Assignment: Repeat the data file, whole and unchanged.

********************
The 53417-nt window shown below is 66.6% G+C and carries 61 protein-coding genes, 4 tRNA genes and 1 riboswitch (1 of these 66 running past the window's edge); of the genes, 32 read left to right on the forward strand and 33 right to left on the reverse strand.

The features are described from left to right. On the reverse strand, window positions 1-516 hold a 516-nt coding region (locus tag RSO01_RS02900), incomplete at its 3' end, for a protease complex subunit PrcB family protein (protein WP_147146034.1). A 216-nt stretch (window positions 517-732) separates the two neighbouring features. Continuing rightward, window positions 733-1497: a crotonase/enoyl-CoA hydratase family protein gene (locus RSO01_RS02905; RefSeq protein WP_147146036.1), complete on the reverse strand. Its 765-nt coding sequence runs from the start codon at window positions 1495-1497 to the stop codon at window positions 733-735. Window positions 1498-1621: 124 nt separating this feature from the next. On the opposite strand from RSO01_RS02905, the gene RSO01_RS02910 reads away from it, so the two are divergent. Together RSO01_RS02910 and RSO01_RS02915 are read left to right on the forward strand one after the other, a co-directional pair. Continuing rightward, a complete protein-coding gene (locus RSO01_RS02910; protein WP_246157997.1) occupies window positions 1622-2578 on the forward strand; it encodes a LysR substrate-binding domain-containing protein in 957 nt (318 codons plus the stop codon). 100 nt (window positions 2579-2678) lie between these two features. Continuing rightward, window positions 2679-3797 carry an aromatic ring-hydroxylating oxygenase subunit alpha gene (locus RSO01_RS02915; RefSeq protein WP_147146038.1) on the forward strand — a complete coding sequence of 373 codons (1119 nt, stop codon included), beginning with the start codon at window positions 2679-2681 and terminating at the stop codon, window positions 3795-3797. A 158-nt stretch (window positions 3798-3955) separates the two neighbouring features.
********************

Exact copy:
The 53417-nt window shown below is 66.6% G+C and carries 61 protein-coding genes, 4 tRNA genes and 1 riboswitch (1 of these 66 running past the window's edge); of the genes, 32 read left to right on the forward strand and 33 right to left on the reverse strand.

The features are described from left to right. On the reverse strand, window positions 1-516 hold a 516-nt coding region (locus tag RSO01_RS02900), incomplete at its 3' end, for a protease complex subunit PrcB family protein (protein WP_147146034.1). A 216-nt stretch (window positions 517-732) separates the two neighbouring features. Continuing rightward, window positions 733-1497: a crotonase/enoyl-CoA hydratase family protein gene (locus RSO01_RS02905; RefSeq protein WP_147146036.1), complete on the reverse strand. Its 765-nt coding sequence runs from the start codon at window positions 1495-1497 to the stop codon at window positions 733-735. Window positions 1498-1621: 124 nt separating this feature from the next. On the opposite strand from RSO01_RS02905, the gene RSO01_RS02910 reads away from it, so the two are divergent. Together RSO01_RS02910 and RSO01_RS02915 are read left to right on the forward strand one after the other, a co-directional pair. Continuing rightward, a complete protein-coding gene (locus RSO01_RS02910; protein WP_246157997.1) occupies window positions 1622-2578 on the forward strand; it encodes a LysR substrate-binding domain-containing protein in 957 nt (318 codons plus the stop codon). 100 nt (window positions 2579-2678) lie between these two features. Continuing rightward, window positions 2679-3797 carry an aromatic ring-hydroxylating oxygenase subunit alpha gene (locus RSO01_RS02915; RefSeq protein WP_147146038.1) on the forward strand — a complete coding sequence of 373 codons (1119 nt, stop codon included), beginning with the start codon at window positions 2679-2681 and terminating at the stop codon, window positions 3795-3797. A 158-nt stretch (window positions 3798-3955) separates the two neighbouring features.